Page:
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‘Hard to imagine buying Russian oil’: Miftah Ismail says in CNN interview



  • Miftah says Russia neither offered oil nor responded to former govt’s requests.
  • Says incumbent govt asked Russia and Ukraine, whoever can, to sell wheat to Pakistan.
  • Says impossible for Pakistani banks to open LCs or arrange to buy Russian oil at this point.

KARACHI: Finance Minister Miftah Ismail on Tuesday said that Western sanctions have made importing oil from Moscow impossible despite the Pakistani government’s request to buy wheat from Russia and Ukraine.

“Russia has not offered us any oil either. It is difficult for me to imagine buying Russian oil,” Miftah said in a conversation with CNN.

The minister said that as Russia is facing sanctions, it hasn’t responded to the previous government’s letter seeking imports. Regardless of this, the incumbent government has again asked both Moscow and Ukraine, whoever can, to export wheat to Pakistan.

“We would be happy to buy wheat from them,” he added.

Miftah further stated that Pakistan would surely consider if Russia offers oil trade at cheaper rates as there are no restrictions on buying the supply.

He said, however, it would be not possible for Pakistani banks to open LCs or arrange to buy Russian oil at this point.

Refuting former prime minister Imran Khan’s claims, Ismail said that Russia has not offered a 30% discount on oil or wheat.

“Let’s be clear. I don’t know where Khan gets these numbers from.

“Khan just makes it up as he goes along. He is the guy who was saying we (PDM) were brought in through an American conspiracy. And now he has come up with this new thing. If Russia was selling him cheap wheat and oil then why didn’t he buy it. He did not.”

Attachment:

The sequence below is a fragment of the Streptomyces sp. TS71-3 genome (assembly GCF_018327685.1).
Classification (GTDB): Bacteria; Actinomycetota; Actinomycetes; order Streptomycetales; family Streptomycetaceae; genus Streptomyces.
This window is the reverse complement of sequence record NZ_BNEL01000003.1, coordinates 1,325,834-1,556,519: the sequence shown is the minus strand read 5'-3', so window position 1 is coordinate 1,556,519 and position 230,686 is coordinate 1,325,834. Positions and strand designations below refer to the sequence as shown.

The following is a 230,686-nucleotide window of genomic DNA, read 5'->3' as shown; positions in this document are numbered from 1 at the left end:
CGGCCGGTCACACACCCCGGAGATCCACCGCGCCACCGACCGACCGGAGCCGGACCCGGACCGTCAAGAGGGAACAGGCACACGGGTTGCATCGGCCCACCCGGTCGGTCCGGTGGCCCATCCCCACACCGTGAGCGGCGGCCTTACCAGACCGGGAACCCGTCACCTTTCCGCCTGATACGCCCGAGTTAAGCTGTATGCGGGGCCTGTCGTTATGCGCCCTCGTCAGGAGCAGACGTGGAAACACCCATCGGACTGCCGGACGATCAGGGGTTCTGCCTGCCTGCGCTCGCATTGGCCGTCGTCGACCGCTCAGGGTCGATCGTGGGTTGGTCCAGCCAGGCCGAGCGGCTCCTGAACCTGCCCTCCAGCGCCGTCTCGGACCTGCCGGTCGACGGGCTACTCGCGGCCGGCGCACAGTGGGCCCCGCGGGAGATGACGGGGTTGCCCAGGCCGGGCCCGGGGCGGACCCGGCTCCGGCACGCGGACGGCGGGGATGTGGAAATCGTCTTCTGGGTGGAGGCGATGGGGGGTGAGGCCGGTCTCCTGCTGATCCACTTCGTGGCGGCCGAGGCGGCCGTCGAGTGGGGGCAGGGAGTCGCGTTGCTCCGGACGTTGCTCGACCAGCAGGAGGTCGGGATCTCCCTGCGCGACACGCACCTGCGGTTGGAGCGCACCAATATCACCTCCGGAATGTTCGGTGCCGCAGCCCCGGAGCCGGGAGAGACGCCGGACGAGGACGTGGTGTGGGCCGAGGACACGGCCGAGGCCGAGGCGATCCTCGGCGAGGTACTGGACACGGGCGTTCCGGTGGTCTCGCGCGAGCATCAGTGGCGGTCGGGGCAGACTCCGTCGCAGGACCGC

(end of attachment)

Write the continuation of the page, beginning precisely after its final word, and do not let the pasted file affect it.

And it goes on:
He pointed out that the incumbent government is “at least” trying to initiate talks for wheat import because food is not under sanctions, unlike oil.

To a query regarding Pakistan’s negotiations with IMF, Ismail said, the government just finished a round of talks with the IMF in Doha.

“In particular, the IMF is looking to the budget I am going to present before the parliament in the early part of June. After that I am hoping we will reach a staff-level agreement,” he added

“What the IMF is looking for us to do is reverse the subsidies on oil, petrol and diesel in particular, that the previous government had given. It’s also looking for me to reverse some power sector or electricity tariff subsidies. These subsidies were introduced by the previous government in contravention with its own agreement with the IMF. I am pretty confident we should be able to sign an agreement with the fund, but there would be some austerity measures and some increase in taxation.”

He said the previous government in its waning days did a few things to violate agreements with the IMF, including giving unsustainably high subsidies on petrol and diesel and also on power.

“Khan knew it could not be sustained. And when we came to power he started going from city to city trying to rally the people and coming up with these theories, conspiracies and all the stuff and building a political pressure on us. That’s why it was difficult, but we finally took the plunge,” Ismail said.

In response to what Miftah said, former Human Rights minister and PTI leader Shireen Mazari said that its only the “fear of US” that is stopping the finance minister from buying Russian oil as there are “no sanctions” on Russian oil import.


Over 600 points are added by PSX in intraday trading.




Tuesday’s lunchtime trading on the Pakistan Stock Exchange saw favorable activity.

During intraday trading, the benchmark KSE-100 Index increased by 672.08 points, or 1.11%, and was trading at 61131.82 levels.

The KSE-30 Index was trading at 20,558.31 after adding 211.46 points, or 1.04%.